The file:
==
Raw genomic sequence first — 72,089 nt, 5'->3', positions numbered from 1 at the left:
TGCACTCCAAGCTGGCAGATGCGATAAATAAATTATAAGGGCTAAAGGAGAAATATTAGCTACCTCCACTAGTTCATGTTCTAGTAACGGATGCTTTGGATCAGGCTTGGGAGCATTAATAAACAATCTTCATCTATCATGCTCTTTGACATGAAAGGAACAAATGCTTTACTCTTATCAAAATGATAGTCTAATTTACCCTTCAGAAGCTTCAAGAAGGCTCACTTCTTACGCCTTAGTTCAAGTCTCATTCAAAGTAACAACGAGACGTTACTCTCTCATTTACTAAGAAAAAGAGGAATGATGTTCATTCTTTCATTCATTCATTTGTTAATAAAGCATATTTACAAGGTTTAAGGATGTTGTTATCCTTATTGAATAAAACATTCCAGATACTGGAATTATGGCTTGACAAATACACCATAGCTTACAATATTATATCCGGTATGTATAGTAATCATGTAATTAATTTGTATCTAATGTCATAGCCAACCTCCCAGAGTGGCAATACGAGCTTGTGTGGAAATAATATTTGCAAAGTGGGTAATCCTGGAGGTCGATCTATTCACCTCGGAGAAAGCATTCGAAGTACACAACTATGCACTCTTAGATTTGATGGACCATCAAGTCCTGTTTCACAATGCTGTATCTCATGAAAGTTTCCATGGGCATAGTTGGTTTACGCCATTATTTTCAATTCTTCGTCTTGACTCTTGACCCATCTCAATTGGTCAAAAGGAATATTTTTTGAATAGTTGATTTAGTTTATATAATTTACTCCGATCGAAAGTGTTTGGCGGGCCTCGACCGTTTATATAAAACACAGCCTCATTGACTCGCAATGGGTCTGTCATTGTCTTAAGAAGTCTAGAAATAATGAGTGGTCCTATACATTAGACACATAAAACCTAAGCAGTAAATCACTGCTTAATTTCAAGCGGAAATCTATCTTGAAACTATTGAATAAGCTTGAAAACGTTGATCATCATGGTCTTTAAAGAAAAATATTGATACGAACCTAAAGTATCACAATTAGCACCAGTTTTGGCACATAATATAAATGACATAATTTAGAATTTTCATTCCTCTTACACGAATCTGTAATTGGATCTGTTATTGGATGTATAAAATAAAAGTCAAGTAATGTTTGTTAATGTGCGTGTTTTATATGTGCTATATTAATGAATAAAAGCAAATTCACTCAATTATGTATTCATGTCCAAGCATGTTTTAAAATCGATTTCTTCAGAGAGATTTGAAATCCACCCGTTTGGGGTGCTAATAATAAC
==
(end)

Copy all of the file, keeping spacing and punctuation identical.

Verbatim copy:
Raw genomic sequence first — 72,089 nt, 5'->3', positions numbered from 1 at the left:
TGCACTCCAAGCTGGCAGATGCGATAAATAAATTATAAGGGCTAAAGGAGAAATATTAGCTACCTCCACTAGTTCATGTTCTAGTAACGGATGCTTTGGATCAGGCTTGGGAGCATTAATAAACAATCTTCATCTATCATGCTCTTTGACATGAAAGGAACAAATGCTTTACTCTTATCAAAATGATAGTCTAATTTACCCTTCAGAAGCTTCAAGAAGGCTCACTTCTTACGCCTTAGTTCAAGTCTCATTCAAAGTAACAACGAGACGTTACTCTCTCATTTACTAAGAAAAAGAGGAATGATGTTCATTCTTTCATTCATTCATTTGTTAATAAAGCATATTTACAAGGTTTAAGGATGTTGTTATCCTTATTGAATAAAACATTCCAGATACTGGAATTATGGCTTGACAAATACACCATAGCTTACAATATTATATCCGGTATGTATAGTAATCATGTAATTAATTTGTATCTAATGTCATAGCCAACCTCCCAGAGTGGCAATACGAGCTTGTGTGGAAATAATATTTGCAAAGTGGGTAATCCTGGAGGTCGATCTATTCACCTCGGAGAAAGCATTCGAAGTACACAACTATGCACTCTTAGATTTGATGGACCATCAAGTCCTGTTTCACAATGCTGTATCTCATGAAAGTTTCCATGGGCATAGTTGGTTTACGCCATTATTTTCAATTCTTCGTCTTGACTCTTGACCCATCTCAATTGGTCAAAAGGAATATTTTTTGAATAGTTGATTTAGTTTATATAATTTACTCCGATCGAAAGTGTTTGGCGGGCCTCGACCGTTTATATAAAACACAGCCTCATTGACTCGCAATGGGTCTGTCATTGTCTTAAGAAGTCTAGAAATAATGAGTGGTCCTATACATTAGACACATAAAACCTAAGCAGTAAATCACTGCTTAATTTCAAGCGGAAATCTATCTTGAAACTATTGAATAAGCTTGAAAACGTTGATCATCATGGTCTTTAAAGAAAAATATTGATACGAACCTAAAGTATCACAATTAGCACCAGTTTTGGCACATAATATAAATGACATAATTTAGAATTTTCATTCCTCTTACACGAATCTGTAATTGGATCTGTTATTGGATGTATAAAATAAAAGTCAAGTAATGTTTGTTAATGTGCGTGTTTTATATGTGCTATATTAATGAATAAAAGCAAATTCACTCAATTATGTATTCATGTCCAAGCATGTTTTAAAATCGATTTCTTCAGAGAGATTTGAAATCCACCCGTTTGGGGTGCTAATAATAAC